The Story of Seryth, Chapters 11-13

Chapter 13: The Dark Iron were here, and they were less than friendly. Seryth met a few Mountaineers on the road. He was about to turn and run in case they came from Thelsamar, but they called out to him with relief. The Dark Iron had driven them out of their homes in Dun Modr, and they were happy to have the help of anyone who'd return their fire.

After the battle of Dun Modr, the Mountaineers invited Seryth to their fire for a round of drinks and celebration. Seryth declined, instead telling them about his purpose in the Wetlands (carefully skirting the issue of Thelsamar) and about his strange sighting of the Dark Iron fighting the gnolls.

The dwarves looked grim, and one suggested a Dark Iron plot. It was a lead on the gnolls, if a slim one, so Seryth pressed him about it. The dwarf explained they were all concerned that Dark Irons would try to blow up the Thandol Span.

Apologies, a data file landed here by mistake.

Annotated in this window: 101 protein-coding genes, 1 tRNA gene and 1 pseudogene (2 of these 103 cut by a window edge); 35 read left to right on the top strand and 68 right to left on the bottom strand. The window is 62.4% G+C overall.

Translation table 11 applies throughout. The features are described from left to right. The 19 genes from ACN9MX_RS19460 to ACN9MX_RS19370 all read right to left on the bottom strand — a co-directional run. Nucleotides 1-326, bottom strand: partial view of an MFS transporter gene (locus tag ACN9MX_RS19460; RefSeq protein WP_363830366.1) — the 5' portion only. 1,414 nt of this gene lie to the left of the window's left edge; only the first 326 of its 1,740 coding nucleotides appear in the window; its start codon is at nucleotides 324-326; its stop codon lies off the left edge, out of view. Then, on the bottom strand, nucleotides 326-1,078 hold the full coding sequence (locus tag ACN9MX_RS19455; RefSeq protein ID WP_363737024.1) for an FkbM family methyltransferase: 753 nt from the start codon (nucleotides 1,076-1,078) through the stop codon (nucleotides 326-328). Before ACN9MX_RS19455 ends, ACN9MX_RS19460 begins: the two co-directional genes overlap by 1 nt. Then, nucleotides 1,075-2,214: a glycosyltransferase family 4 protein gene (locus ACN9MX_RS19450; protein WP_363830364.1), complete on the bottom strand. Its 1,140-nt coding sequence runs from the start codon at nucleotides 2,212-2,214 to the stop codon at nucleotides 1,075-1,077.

To Seryth, not from the Wetlands, it was just some bridge, unimportant in the grand scheme of things. He pressured the dwarves to instead focus on the gnolls, but they gave him much the same answer as the dwarves and humans in Menethil Harbor had: the gnolls were native to the swamp and usually left them alone. The bridge’s safety was most important; they laughed at Seryth and told him to take a hike to see it, as he was clearly a young fool who didn’t know his ears from his toes.

Stung, but valiantly keeping his temper, Seryth took them up on the offer and rode north.